Ice Cream Balett

Feature  |   color  |   1984  |   74'

Bizottság. It is inspired by art, it is surrealistic and is built up organically. In an interior setting from the early part of the century, a naked woman is tumbling about and talking on the telephone. The doctor arrives, and the two give way to their sudden desire for each other. In Ring Street, feLugossy and Kokó are lying on a double bed, surrounded by normal everyday traffic, then Kokó leaves with ice-skates attached to her feet, with half of her memories about feLugossy in her soul. Next comes a medieval battle scene, with corpses lying about everywhere. In Ági's apartment, a hot ice-cream orgy is in full swing, accompanied by a slide show, featuring views of a housing estate and erotic images. Then again we see a dinner-party with champagne, in the genre of the last century, where the guests are wearing skates on their feet. Wahorn reads out passages from a book, and declares that the winter of idleness has been replaced by the spring of action. Then he shoots himself in the head. The guests are sipping, smacking their lips and puffing and blowing. The boys leave for the rehearsals of the ice-cream ballet. The group is giving a concert. While the music is on, decisive experiences of life and the world, i.e. primarily sensuality, form into clips.(Hungarian National Film Archive)  
The film is a loose collection of short stories made to the music of the group “Bizottság”. (BBS Catalog 1961-91)


Director: András Wahorn Assistant director: András Wahorn Cinematographer: Zoltán Bonta Screenwriter: László fe Lugossy, András Wahorn Cutter: Teri Losonci Production manager: Mónika Róta Sound engineer: Béla Prohászka Contributor: együttes Bizottság Performer: András Wahorn, Ágnes Kamondy, István Fogarasi, Máté Victor, Rodolfo, Teri Losonczi, Erzsébet Kukta, Béla Dorozsmai Maker: BBS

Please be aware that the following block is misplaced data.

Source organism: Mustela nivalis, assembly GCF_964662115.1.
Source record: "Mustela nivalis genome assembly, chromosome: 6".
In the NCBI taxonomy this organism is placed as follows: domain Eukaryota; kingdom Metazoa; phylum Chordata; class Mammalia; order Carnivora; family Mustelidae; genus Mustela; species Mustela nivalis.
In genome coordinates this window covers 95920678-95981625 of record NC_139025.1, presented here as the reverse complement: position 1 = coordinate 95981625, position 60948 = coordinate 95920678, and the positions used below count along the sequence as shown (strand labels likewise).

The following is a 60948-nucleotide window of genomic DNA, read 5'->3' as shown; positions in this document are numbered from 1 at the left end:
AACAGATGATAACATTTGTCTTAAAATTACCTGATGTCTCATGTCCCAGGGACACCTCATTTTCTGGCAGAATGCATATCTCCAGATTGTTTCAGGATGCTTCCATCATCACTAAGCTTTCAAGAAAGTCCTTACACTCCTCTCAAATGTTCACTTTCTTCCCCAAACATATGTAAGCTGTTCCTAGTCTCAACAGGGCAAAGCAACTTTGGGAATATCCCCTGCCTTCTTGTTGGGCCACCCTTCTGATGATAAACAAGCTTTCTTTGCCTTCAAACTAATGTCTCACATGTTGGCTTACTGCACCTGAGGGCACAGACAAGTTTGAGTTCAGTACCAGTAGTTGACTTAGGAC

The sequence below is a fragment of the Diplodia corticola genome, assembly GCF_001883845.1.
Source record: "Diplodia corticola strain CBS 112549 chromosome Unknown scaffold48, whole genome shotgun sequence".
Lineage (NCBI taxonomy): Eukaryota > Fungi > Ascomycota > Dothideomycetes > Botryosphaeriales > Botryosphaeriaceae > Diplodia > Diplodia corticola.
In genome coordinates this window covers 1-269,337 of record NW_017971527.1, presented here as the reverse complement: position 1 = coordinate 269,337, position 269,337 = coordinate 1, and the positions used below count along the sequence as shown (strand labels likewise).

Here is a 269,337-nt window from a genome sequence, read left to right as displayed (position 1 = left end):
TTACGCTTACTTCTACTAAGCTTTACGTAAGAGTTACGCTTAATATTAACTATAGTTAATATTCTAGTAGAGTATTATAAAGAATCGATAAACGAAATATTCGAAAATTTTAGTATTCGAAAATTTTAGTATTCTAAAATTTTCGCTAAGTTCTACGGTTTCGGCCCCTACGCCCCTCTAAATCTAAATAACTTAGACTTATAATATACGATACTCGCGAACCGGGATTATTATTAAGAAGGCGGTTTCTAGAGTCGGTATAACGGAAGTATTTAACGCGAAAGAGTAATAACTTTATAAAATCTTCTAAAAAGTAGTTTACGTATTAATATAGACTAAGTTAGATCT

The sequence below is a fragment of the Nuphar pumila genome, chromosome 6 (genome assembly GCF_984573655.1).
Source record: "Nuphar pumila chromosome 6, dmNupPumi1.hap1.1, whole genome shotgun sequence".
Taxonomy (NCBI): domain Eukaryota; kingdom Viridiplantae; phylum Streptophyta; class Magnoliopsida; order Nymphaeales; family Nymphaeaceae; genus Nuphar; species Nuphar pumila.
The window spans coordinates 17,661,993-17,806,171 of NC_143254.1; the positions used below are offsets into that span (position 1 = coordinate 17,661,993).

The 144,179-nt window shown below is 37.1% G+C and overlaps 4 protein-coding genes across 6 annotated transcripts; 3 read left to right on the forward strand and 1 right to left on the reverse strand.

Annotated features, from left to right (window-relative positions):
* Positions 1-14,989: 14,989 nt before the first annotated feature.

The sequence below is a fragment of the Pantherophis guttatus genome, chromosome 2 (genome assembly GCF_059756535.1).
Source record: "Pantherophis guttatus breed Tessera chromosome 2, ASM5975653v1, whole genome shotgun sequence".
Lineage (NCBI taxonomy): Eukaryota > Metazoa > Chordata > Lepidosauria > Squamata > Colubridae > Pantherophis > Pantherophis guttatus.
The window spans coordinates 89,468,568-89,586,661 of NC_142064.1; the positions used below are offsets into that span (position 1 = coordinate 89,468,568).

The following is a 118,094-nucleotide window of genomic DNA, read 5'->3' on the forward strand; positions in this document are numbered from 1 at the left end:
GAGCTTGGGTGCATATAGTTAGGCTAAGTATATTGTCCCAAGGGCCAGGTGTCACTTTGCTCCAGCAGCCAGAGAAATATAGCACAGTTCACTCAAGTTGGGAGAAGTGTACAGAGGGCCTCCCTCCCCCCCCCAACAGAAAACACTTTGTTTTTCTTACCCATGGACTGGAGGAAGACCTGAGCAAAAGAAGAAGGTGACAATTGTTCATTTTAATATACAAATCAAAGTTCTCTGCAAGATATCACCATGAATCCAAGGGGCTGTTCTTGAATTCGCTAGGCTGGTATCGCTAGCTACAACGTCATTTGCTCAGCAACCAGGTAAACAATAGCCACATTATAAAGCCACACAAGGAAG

The Béla Balázs Studio

The Béla Balázs Studio was born in 1959 as a grassroot initiative of young filmmakers engaged in the renewal of Hungarian cinematorgraphy, and became institutionalized in 1961 due to the support from the cultural policy-makers of post-56 consolidation.
In the 70s, the BBS, besides young filmmakers graduated from the Hungarian Film Academy, also started to admit “outsiders” in its ranks. Throughout the decade, the Studio was a site of passionate debates animating a progressive workshop atmosphere where experimental, conceptual tendencies competed with documentarist approaches engaged in a social transformation.
Breaking with the avant-guardist attitude, the BBS in the 80s became a free space of “institutional dissidence” characteristic of the time, and a major workshop of Hungarian video-art that by documenting the process of democratization contributed substantially to the deconstruction of state-socialism in Hungary.
Questioning its raison d’etre, the dominant cultural policies of the 90s doomed the workshop to slow atrophy. The Balázs Béla Studio signed its last production in 2005 and ceased to exist in 2010.

The BBS Research Archive

The BBS Research Archive was created as a joint initiative of the Balázs Béla Studio Foudation, the Műcsarnok/Kunsthalle Budapest and the Hungarian National Film Archive in 2006. The purpose of the Archive is to disseminate the films and various documents produced during the 50 years of the BBS’ activity. The digital copies and the documents preserved in the library of Műcsarnok/Kunsthalle are available for consultation in the library during official opening hours. Műcsarnok non -profit Ltd. is sustained by the Hungarian Academy of Arts.